John on January 28, 2011 at 11:00 am
They’re calling it a report, but it’s just another attempt to re-message health reform. You may recall that HHS released a similar “report” 10 days ago claiming that half of all Americans had pre-existing conditions which might make them subject to insurance “discrimination.” The gimmick in that case was the numbers were padded by the inclusion of common maladies such as asthma and hypertension which might lead some insurers to charge modestly increased premiums.
Today’s report is focused on the future cost savings of the new law:
The report, to be released by HHS later today, argues that individuals and families purchasing coverage through the exchanges in 2014 will save 14-20 percent over what coverage would cost them if the law had never been enacted.
You could almost describe this as a premiums created or saved argument, similar to the one the administration has used to defend the stimulus. Both arguments have in common that they take credit for improvements over a set of projections that didn’t (or in this case won’t) happen.
But the HHS report goes beyond the usual rhetorical sleight-of-hand and almost into the realm of deception. To learn the full extent of the game, you have to pay attention to footnote 3 in a graph on the last page of the report. There you learn of the following wrinkle in the assumptions being made, “Assumes CBO 11/30/09 gross savings of 20%, not counting the premium cost of buying up benefits.” They don’t explain what that last phrase means, but Politico caught it:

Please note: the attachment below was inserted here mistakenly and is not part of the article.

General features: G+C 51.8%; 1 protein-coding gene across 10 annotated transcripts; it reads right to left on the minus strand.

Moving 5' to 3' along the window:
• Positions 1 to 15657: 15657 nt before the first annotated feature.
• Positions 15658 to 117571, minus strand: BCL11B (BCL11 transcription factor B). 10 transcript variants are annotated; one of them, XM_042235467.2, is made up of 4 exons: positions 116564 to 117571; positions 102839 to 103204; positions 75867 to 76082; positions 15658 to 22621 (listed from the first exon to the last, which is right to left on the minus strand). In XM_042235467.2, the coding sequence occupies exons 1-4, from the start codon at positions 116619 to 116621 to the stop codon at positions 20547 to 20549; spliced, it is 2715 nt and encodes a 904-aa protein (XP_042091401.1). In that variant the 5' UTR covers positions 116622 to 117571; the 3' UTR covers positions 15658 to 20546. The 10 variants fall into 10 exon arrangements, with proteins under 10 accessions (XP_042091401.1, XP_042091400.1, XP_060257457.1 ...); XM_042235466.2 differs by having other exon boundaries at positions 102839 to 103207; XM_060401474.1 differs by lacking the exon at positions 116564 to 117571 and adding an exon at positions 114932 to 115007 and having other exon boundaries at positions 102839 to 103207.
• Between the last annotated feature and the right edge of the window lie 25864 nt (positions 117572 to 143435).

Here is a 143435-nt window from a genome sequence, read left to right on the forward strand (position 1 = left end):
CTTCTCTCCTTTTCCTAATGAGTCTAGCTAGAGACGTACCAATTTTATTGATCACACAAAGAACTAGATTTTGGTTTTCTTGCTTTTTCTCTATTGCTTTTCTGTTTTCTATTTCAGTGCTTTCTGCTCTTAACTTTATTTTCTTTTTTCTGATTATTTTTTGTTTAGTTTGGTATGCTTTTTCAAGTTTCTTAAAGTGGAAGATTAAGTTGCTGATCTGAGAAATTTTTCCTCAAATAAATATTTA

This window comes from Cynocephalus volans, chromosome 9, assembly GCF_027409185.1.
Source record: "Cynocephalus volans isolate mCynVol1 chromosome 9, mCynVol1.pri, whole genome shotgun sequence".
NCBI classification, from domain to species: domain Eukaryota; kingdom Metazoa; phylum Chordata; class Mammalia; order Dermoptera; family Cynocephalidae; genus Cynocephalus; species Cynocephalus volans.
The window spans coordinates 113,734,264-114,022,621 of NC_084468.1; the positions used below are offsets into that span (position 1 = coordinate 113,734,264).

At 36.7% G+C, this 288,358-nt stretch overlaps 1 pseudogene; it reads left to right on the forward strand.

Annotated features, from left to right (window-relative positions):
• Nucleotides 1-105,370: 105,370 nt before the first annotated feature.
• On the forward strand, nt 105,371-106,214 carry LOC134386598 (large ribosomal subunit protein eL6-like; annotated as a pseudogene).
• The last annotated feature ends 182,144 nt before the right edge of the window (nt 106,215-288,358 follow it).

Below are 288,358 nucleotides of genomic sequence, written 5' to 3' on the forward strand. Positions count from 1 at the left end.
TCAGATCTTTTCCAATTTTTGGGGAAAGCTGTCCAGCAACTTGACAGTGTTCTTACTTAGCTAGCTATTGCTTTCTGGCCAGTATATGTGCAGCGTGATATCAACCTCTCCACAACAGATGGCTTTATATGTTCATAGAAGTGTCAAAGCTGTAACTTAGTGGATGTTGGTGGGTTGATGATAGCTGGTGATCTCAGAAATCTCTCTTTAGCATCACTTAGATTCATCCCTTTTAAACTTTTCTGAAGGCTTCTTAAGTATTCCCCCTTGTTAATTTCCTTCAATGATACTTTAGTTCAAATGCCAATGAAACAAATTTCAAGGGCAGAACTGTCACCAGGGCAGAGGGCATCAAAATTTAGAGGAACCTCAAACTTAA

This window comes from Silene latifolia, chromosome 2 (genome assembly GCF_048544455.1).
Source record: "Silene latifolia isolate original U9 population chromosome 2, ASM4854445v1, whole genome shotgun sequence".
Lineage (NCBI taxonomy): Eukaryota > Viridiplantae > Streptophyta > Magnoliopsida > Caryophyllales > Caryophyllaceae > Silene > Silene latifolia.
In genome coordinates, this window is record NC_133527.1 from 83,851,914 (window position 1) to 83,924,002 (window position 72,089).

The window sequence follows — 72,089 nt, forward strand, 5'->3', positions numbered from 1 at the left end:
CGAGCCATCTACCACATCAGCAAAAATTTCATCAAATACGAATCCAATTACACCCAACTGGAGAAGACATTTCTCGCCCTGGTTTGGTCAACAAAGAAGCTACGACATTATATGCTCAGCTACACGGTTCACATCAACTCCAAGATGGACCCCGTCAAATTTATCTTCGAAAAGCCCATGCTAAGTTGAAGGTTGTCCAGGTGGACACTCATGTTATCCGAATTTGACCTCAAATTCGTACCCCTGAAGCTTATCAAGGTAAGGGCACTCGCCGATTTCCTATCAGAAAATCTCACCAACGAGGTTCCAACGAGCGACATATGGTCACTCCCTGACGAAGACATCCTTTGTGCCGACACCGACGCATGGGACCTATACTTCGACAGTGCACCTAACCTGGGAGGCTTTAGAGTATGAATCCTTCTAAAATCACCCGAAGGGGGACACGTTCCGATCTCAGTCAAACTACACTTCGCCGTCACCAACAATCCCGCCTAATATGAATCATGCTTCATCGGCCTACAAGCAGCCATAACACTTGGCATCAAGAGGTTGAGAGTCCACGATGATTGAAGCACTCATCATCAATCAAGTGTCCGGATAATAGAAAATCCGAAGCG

The report is based on projections contained in a November 30, 2009 analysis of the ACA. But the Administration omits a part of the CBO’s analysis, which is being used by the law’s opponents to claim that the law actually increases premiums. The ACA requires the purchase of benefit packages that are more comprehensive than what many Americans would otherwise buy.
Simply put, the HHS report is comparing an average plan under ObamaCare circa 2014 to what the same plan would have cost without the wonderful benefits of the new law. The only problem is that the law itself makes it impossible for anyone to actually realize these savings because the plan in question won’t exist. Under the health exchanges there will be four tiers of plans, the least expensive of which will cost more (because ObamaCare mandates things like no lifetime caps on payouts) than the plans many people currently have.
Plan premiums are not going down, they’re going up. HHS can play all the games it wants with these projections in a report, but there’s no arguing with the fact that 729 organizations (totaling 2.2 million members) have already sought and been granted waivers from the very real added costs they face because of the new law.
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